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August 28th 1678

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Sweet Singers of Israel

In 1678 John and George Gibb, masters of the ship ‘John of Borrowstouness’ (Bo’ness), were made burgesses of Perth, “for their encouragement hereafter to resort to this burgh, and in hopes they will also befriend this place, either at home or abroad, as lies in their power; the town being at no expense at delivery of the burgess ticket.” 

In other words, it cost the town nothing to makes the Gibbs burgesses and might bring some extra trade to the town. This action, though showing a commendable spirit of commercial enterprise on the part of the town council was doomed to failure.

Shortly afterwards John Gibb was to embark on a new and more public career; he founded and led a small sect known as the Sweet Singers of Israel, so named because of their frequent singing of the “mournful Psalms.”  There were but three male supporters and twenty six women, but what they lacked in numbers they made up for in conviction, and their iconoclastic attitude towards organised religion ensured plenty of publicity.

They renounced the Old and New Testaments, the Catechism, the Covenants, “all authority throughout the world,”  the names of the months and weekdays and all manner of holidays. They were in fact against just about everything, “story books and ballads, romances and pamphlets, comedy books, cards and dice”  and “all the customs and fashions of this generation, their way and custom of eating and drinking, sleeping and wearing.”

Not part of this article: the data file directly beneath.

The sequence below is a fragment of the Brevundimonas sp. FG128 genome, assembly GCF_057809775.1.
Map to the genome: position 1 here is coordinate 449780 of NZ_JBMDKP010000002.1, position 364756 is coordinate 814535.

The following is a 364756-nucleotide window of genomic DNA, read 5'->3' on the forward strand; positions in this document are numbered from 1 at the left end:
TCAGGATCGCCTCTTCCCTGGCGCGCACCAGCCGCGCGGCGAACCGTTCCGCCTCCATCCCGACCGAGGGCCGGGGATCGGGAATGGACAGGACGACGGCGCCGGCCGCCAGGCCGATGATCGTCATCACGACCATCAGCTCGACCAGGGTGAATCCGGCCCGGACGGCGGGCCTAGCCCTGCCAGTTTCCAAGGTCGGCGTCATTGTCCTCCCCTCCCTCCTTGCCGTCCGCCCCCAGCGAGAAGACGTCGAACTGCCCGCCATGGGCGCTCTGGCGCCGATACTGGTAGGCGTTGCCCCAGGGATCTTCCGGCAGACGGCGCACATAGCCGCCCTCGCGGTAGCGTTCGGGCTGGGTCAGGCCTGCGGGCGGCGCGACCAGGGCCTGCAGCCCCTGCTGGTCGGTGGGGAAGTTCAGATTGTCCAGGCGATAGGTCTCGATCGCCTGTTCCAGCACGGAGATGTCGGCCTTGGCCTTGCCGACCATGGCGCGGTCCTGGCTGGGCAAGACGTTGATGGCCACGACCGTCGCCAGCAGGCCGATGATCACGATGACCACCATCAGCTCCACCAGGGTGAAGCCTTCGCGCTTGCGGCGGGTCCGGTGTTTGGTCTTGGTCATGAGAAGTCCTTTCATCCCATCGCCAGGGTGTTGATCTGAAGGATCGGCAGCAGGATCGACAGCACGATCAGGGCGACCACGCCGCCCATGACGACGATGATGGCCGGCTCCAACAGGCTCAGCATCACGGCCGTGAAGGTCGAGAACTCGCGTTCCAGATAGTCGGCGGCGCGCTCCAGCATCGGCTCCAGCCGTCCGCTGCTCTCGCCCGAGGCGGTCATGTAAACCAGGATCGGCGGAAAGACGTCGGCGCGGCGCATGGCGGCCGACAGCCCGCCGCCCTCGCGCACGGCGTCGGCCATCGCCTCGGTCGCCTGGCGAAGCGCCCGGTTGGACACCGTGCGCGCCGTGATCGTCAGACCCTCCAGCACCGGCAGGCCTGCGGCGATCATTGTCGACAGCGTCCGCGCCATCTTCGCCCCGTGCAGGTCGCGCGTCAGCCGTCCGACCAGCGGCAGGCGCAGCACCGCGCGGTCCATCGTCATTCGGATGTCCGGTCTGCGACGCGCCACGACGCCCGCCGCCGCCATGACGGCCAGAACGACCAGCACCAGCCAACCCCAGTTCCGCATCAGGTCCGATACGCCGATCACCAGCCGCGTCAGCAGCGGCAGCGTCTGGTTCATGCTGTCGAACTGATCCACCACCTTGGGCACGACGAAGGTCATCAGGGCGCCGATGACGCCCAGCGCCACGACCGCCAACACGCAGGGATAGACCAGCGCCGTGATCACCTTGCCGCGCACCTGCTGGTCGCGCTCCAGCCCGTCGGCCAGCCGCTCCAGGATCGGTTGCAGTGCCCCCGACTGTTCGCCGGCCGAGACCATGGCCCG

With such a comprehensive condemnation of the habits and way of life of almost everyone, the sweet Singers were not a popular sect, but it was when they finally got around to public burnings of the Bible that the authorities acted.

John Gibb and his three male acolytes were brought to Edinburgh and sentenced to be transported to the American plantations. John Gibb lived in America for the next forty years and seemed to go down well with the local population. He was “much admired by the heathen (Indians) for his familiar converse with the Devil.” 

He died about 1720.

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